A vivid tale of the author's journey from the Lower East Side of New York to some of the greatest centers of higher learning.
"Although a great many memoirs are being published these days, this autobiography by Morton White has special significance because professional philosophers seldom write their memoirs and, when they do, they rarely produce books as engaging as this one. . . . Indeed, White's autobiography should attract more attention among the educated public than any book written by an American philosopher in many years."-Peter H. Hare, SUNY
As historian of ideas and a philosopher, White is able to situate his life in the deeper and broader intellectual currents of his time, and therefore the story of his experiences at Columbia, Harvard, and the Institute for Advanced Study is a brilliantly conceived contribution to the history of American philosophy in the twentieth century. Readers concerned with the development of higher education will be fascinated by White's description of the struggles over religion at Harvard in the 1950s, while historians of urban life will be much interested in his vivid account of his boyhood on the Lower East Side of New York. ..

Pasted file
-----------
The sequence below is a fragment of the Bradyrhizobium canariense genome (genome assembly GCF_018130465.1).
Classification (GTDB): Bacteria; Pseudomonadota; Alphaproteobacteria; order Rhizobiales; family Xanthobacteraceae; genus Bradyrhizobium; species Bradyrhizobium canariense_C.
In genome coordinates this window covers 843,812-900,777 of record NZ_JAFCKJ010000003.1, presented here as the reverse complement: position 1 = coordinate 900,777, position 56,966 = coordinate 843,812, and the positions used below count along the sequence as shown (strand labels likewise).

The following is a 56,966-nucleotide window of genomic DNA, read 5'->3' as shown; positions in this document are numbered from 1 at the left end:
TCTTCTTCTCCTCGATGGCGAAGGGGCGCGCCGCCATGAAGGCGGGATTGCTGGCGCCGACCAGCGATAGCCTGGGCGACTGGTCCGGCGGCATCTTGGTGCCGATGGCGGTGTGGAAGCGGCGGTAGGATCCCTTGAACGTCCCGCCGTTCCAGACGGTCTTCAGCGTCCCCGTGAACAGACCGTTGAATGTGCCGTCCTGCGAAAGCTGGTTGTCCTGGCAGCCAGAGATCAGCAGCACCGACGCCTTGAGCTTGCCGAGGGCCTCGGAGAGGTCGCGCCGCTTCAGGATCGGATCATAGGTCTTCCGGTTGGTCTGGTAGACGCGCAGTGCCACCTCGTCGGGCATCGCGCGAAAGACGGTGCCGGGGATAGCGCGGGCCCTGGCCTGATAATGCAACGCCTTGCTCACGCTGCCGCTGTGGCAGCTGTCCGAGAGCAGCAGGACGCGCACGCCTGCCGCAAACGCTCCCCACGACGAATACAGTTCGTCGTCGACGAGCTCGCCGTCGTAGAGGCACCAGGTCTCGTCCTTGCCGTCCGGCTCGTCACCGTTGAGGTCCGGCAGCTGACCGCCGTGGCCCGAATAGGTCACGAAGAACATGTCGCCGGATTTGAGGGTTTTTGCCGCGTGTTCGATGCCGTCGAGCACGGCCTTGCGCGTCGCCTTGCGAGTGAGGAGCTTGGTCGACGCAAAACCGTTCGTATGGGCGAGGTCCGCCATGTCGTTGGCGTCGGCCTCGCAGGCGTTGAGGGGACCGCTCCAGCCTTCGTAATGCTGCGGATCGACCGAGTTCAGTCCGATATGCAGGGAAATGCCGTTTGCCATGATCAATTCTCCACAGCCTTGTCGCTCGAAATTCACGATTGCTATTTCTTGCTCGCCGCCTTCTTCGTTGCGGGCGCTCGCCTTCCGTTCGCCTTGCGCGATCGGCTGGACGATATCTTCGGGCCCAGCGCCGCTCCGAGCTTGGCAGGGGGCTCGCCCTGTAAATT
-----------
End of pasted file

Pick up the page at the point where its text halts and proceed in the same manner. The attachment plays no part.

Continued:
Morton White is Professor Emeritus at the Institute for Advanced Study in Princeton, New Jersey. Among his many well-known books are Social Thought in America (Viking, 1948), Foundations of Historical Knowledge (Harper & Row, 1965), Science and Sentiment in America (Oxford, 1972), and The Question of Free Will (Princeton, 1993).
Saturday, October 10, 2009
Mazie Phillips-Gordon: The Queen Of The Bowery, Part 2
The second in a series about Mazie from the Knickerbocker Village Blog The following pages come from the introduction of an autobiography of one of our country's greatest living philosophers, Morton White. It's called "A Philosopher's Story." He mentions Mazie, as well as Jimmy Durante, Eddie Cantor, Socks Lanza and others. White lived at 76 Madison Street, near Catherine Street excerpts about the book and White from Amazon